They were passed around the camp under the noses of their Japanese guards.
Contributors wrote under pseudonyms and as the journals increased in popularity the number of pages expanded from ten to 50.
One cartoon, captioned 'Leave it to the skipper', showed a captain on board his boat smoking a cigar while battleships sank in the distance, while another illustrated the big band favourite Deep Purple with a boxer, right
Another 'well known songs illustrated' showed a prisoner working in the camp telling a guard: 'The Things You Are'
Regimental Rhymes described the inmates of different ranks held inside the camps
Lt Williams' son Frank, 63, has published the journals in a book after his widow Margaret, 95, revealed their existence in 2005
Cartoons included jokes about the strange and frightening situation the soldiers had found themselves in
Contributors who drew cartoons or wrote short stories used pseudonyms to protect themselves from their captors
A July 1942 editorial said that the journal proved 'once again that barbed wire does not by any means make a cage' and celebrated the 'boys of this regiment who have so splendidly represented us in the Football Championship'
While many prisoners were worked to death in factories or coal mines, Lt Williams remained in Java for more than three-and-a-half years.
Dr Williams said: 'I was a teenager when my father died and it was only the last six to nine months of his life that he started telling me about his time during the war.
'He told my mother a few things but he didn’t tell other people very much about his experiences.'
Dr Williams, from Llangattock in Powys, said: 'He always came across to me as a troubled man.
A illustrated poem written by Lt Ronald Williams celebrated the life of chess, from its creation in Persia 2000 years ago to British prisoners playing it in the 'far, Far East!'
Another of Lt Williams' poems talked about 'Home', where: 'There's a little housewife waiting, For a ship to sail the foam, Across ten thousands miles of ocean, And bring her loved one home!'
Lieutenant Williams and his wife Margaret, pictured in the late 1930s before he was sent away to war
Lt Williams, pictured on home leave in 1941, took the journals back to Wales after the end of the war and kept them in a suitcase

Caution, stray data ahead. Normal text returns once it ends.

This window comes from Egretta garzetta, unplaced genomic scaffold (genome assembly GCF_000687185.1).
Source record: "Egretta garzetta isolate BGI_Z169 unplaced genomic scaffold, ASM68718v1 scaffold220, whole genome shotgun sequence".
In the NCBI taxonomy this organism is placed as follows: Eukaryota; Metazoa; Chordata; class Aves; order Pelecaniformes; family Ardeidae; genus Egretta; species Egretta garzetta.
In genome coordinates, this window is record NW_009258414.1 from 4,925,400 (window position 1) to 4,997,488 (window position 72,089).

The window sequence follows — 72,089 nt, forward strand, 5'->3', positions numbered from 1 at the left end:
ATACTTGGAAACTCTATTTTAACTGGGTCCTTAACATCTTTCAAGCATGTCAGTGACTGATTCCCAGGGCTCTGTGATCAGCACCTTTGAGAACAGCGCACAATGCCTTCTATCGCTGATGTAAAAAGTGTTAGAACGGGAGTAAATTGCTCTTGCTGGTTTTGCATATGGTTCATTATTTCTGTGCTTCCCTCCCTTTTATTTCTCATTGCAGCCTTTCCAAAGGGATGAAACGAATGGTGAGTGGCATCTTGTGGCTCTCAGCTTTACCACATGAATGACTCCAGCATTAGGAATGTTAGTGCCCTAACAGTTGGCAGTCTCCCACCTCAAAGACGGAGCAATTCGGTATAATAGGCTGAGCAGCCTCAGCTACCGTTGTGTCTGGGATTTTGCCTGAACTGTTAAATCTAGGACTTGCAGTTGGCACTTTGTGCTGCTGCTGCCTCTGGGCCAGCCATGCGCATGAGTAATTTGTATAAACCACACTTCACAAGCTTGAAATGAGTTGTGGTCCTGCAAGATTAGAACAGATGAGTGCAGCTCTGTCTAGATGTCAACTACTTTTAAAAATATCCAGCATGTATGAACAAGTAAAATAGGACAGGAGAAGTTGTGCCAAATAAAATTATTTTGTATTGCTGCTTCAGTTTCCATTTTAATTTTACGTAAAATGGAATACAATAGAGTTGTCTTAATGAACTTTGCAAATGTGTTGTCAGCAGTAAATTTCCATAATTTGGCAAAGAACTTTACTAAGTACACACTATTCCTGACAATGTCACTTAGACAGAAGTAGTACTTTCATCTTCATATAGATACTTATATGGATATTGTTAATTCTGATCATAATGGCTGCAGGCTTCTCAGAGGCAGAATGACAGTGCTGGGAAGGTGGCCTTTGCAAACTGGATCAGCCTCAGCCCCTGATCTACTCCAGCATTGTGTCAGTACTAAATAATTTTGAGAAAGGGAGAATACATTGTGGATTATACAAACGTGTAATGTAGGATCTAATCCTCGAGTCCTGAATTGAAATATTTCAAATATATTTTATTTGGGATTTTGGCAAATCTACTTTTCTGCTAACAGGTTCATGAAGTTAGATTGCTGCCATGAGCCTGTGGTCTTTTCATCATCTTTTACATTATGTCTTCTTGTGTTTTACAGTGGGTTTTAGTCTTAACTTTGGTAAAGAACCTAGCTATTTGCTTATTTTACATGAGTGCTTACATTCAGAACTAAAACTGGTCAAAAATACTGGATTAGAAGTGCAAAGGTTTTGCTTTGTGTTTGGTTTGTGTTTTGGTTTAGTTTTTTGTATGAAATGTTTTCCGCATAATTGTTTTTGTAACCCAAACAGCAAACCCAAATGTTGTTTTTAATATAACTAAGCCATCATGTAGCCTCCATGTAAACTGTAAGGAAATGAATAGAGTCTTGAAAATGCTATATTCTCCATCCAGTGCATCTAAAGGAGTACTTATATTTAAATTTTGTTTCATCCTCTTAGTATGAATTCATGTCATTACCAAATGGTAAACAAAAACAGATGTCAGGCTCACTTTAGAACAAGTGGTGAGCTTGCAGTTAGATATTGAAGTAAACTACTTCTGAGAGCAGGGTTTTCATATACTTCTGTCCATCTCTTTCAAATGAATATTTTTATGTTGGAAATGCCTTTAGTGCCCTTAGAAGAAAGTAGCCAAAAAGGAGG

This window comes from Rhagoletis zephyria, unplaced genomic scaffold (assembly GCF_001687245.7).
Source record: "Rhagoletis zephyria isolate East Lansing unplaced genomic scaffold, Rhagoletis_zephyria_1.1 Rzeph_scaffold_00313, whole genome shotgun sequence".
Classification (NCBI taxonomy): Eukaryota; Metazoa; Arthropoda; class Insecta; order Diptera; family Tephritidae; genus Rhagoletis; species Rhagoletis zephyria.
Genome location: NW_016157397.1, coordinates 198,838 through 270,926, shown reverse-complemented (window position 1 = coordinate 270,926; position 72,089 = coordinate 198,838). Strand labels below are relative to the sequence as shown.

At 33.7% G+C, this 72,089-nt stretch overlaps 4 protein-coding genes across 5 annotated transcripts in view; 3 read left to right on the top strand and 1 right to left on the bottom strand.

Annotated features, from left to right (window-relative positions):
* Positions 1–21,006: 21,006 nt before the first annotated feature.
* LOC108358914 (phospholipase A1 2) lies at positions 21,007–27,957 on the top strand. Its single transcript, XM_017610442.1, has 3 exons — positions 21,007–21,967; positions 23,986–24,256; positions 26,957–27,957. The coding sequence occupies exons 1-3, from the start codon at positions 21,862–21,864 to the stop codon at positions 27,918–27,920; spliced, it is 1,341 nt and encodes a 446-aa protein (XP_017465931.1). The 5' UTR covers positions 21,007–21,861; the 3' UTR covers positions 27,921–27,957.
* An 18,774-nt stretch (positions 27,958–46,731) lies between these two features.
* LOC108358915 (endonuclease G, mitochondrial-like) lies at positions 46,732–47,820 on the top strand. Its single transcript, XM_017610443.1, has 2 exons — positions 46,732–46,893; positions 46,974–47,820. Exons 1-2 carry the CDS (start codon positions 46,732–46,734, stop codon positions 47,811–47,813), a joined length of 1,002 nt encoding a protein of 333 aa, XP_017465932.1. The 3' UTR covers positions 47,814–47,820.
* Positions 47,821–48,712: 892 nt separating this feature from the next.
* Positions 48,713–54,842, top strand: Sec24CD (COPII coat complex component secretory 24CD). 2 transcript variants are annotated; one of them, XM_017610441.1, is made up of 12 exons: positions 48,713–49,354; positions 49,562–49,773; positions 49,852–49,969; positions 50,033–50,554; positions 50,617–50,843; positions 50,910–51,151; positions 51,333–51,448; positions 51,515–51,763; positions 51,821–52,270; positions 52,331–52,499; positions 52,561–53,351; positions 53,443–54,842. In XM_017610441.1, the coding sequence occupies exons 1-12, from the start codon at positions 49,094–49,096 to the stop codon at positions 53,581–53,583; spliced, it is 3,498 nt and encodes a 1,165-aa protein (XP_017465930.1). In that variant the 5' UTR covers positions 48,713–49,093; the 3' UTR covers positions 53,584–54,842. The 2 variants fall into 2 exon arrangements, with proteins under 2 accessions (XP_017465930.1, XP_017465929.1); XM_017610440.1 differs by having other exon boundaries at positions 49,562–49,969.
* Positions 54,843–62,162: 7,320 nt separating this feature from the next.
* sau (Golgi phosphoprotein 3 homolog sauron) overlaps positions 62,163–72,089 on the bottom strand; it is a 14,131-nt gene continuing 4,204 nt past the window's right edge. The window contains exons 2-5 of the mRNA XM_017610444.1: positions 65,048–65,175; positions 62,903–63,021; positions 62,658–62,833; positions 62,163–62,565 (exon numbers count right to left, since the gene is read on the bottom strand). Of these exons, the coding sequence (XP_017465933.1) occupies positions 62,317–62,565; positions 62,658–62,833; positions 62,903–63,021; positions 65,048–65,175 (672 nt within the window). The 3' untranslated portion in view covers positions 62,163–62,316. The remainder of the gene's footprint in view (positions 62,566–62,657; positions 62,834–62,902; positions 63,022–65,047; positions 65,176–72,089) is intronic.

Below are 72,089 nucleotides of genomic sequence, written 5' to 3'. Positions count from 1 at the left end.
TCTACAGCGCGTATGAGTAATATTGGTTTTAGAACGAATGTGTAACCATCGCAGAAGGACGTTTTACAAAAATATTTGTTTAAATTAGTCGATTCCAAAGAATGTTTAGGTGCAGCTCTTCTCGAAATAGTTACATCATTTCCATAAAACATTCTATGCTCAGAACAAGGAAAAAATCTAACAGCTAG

'My mother always said he was a different person from when he went to war and when he came back.
'It was the experience, he didn’t really want to talk about it or remember it.
'He had lost a lot of his friends who died in the Far East.'
After he came across his father's papers, Dr Williams got in touch with Java 42, a club for prisoners of war who survived the camps in the Far East.
He discovered that other Jungle Journals were kept at the Imperial War Museum in London.
His father's records suggest there were up to 11 journals but four editions are still missing.
He said: 'It has been great that it has all come together but I am sure there must be more journals out there.
'To find the rest of the excerpts would be fascinating.'
THE FAR EAST AT WAR: 1941-1945
Japan's forces had invaded Hong Kong, Thailand and Malaya in December 1941, following the country's surprise attack on the American base at Pearl Harbour in Hawaii.
Britiain lost lost battleships HMS Prince of Wales and HMS Repulse to attacks from Japanese planes that month, and did not have enough military power in the region to stand up to attack.
The British commander in Singapore surrendered in February 1982 and some troops managed to escape to the islands of Java and Sumatra, part of modern Indonesia.
Indonesia, then a colony known as the Dutch East Indies, was invaded in January 1942.
By March, the Dutch commanders surrendered, and all Allied troops on the island became prisoners of war, where they suffered starvation, disease and exhausting labour in the many Japanese camps across the Far East.
Japan surrendered on September 9 1945, four months after the end of the war in Europe.
The date is now commemorated as VJ Day.
The first Jungle Journal was marked 'week ending March 28th 1942' and was 'priceless' according to its cover, which featured a nude woman
The first issues were produced on stationery before supplies became scarce
The illustration on the cover of the fourth issue, left, showing a man drawing, was labelled 'branch office', while issue five, right, was dated week ending July 31 1942, four months after the first Jungle Journal came out